Published 7/14/2019 in The Maryland Daily Record
I am in the market for a new home. This surprises me, given how much of a city girl I am. I have loved living in Butchers Hill, one of many neighborhoods in Baltimore that provides such a rich city experience. Sadly for me, the main thing it did not offer was parking. If I had parking available, I am convinced that I would not have moved.
Well, that and the fact that my son, soon to be a middle schooler, is eager to live in a setting where kids have more independence to move freely between basements and backyards. This is the understandable desire of a young boy who wishes for siblings and, as a result, loves to have his friends be a part of the action of our daily lives.
The input from so many whom I talk to about my house search has become like a broken record. Upon hearing that I am looking to stay in the city, I consistently hear the same two questions. These are predictably asked in the same order and made with the same implication.
I have grown so accustomed to this routine that I can’t help myself when I hear it. I literally laugh to myself as the person is talking. This is a common experience for someone who did not grow up in Baltimore. There are these routine exchanges, known as a shtick in Yiddish, that happen when I hear them, I can only think of these as Baltimorisms or Baltimore’s shtick.
Many will guess the most common Baltimorism. I can’t bring myself to write it because you already know what it is. You may even be one of those who asks this routine question. It is one that feels very typical in Baltimore yet is a question so confounding to someone who was raised on the campus of an Ivy League school and whose upbringing was entirely focused on ending up at one. So we will leave this one at the top of the list.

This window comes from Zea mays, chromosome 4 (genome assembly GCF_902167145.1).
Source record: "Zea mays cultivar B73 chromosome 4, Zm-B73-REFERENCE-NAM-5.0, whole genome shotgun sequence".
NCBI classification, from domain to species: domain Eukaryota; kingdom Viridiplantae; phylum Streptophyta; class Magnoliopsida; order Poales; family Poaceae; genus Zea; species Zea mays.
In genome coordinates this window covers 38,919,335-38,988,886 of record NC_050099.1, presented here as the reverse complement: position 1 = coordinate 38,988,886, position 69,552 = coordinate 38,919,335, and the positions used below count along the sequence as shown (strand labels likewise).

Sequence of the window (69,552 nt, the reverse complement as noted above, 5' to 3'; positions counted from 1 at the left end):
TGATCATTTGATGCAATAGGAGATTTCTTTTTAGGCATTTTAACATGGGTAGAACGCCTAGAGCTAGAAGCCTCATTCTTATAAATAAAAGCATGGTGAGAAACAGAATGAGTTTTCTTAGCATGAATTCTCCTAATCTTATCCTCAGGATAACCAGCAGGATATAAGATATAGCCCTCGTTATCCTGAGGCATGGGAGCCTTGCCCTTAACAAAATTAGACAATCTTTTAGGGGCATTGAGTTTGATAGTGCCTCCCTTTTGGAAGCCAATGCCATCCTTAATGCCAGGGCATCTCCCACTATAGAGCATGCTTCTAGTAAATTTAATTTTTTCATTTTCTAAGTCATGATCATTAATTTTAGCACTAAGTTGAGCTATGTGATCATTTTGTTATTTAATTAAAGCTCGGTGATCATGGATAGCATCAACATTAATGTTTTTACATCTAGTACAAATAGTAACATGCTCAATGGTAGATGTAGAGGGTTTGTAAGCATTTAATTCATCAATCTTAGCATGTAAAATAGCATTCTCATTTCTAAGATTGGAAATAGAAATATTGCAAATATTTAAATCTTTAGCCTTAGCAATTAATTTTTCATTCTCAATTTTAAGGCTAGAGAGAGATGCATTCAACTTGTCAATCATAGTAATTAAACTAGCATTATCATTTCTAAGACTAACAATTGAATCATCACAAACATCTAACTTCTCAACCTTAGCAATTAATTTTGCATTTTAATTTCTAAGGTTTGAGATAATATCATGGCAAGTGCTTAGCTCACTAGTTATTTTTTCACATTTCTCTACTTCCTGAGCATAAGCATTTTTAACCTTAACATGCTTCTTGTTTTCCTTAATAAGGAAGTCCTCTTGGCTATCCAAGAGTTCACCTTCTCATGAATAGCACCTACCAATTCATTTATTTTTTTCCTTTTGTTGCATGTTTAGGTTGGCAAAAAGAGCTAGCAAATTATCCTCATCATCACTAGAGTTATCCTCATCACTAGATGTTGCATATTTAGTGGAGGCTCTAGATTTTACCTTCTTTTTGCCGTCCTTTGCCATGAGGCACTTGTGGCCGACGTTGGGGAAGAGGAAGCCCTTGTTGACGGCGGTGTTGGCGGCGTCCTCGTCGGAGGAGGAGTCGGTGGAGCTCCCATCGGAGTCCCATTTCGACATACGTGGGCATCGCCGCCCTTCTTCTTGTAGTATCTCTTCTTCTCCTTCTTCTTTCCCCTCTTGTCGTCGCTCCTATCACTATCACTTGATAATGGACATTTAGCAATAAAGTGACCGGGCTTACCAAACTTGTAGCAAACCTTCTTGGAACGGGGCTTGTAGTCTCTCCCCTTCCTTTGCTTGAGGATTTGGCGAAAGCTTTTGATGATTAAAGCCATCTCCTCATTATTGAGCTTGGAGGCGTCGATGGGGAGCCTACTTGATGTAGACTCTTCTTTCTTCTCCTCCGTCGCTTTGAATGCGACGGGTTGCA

The twin concerns
When it comes to a move, the most common two things that I hear are focused on crime and taxes. Aren’t I concerned about the crime in the city? You’re going to pay all those taxes in the city? My stock answer is no, I am not worried about crime, and, yes, I am happily going to pay taxes in the city. People are shocked and confused by my response so allow me to explain.
When it comes to crime in Baltimore or anywhere else, I have decided to live my life in a way that I simply will not dictate my life choices based on the fear of crime. As a result, I don’t experience the culture of fear that has been propagated about Baltimore.
Where many express fear of people approaching their cars to wash their windshields, I see children who are doing whatever they can to survive. I see them as I see my own child, still growing and developing and in need of positive energy and support from the adults they encounter. When met with love, they respond with love. When met with fear or anger, they may respond similarly. The most basic principle of treating others as I want to be treated is the spirit that I have in my heart for all people, especially in Baltimore.
The follow-up question about paying city taxes is one that I feel especially strong about. I believe in the concept of community. I am willing to forgo something more for myself to give to the greater good. If each of us takes ownership of our capacity to commit to our personal role in making Baltimore a safer city, Baltimore will in fact become a safer city.
When we don’t take ownership of our individual role, we contribute to this shrinking tax base that has devastated our city’s capacity to invest in appropriate ways. This was not accidental in Baltimore. This was engineered in 1910 with the intentional racial segregation of Baltimore neighborhoods and is perpetuated today by this very question about paying city taxes. Soon enough, Baltimore County will face a similar fate, and there will be an opportunity to unite, to be simply one Baltimore.
A friend recently wrote to me in a text exchange that the city is ruining the county, to which I replied by asking if he ever considered that the county has ruined the city. The media has hijacked any positive public viewpoint, and we need to hold the media responsible for this unwillingness to show Baltimore in a positive light.
—Dorie Fain, founder and CEO of &Wealth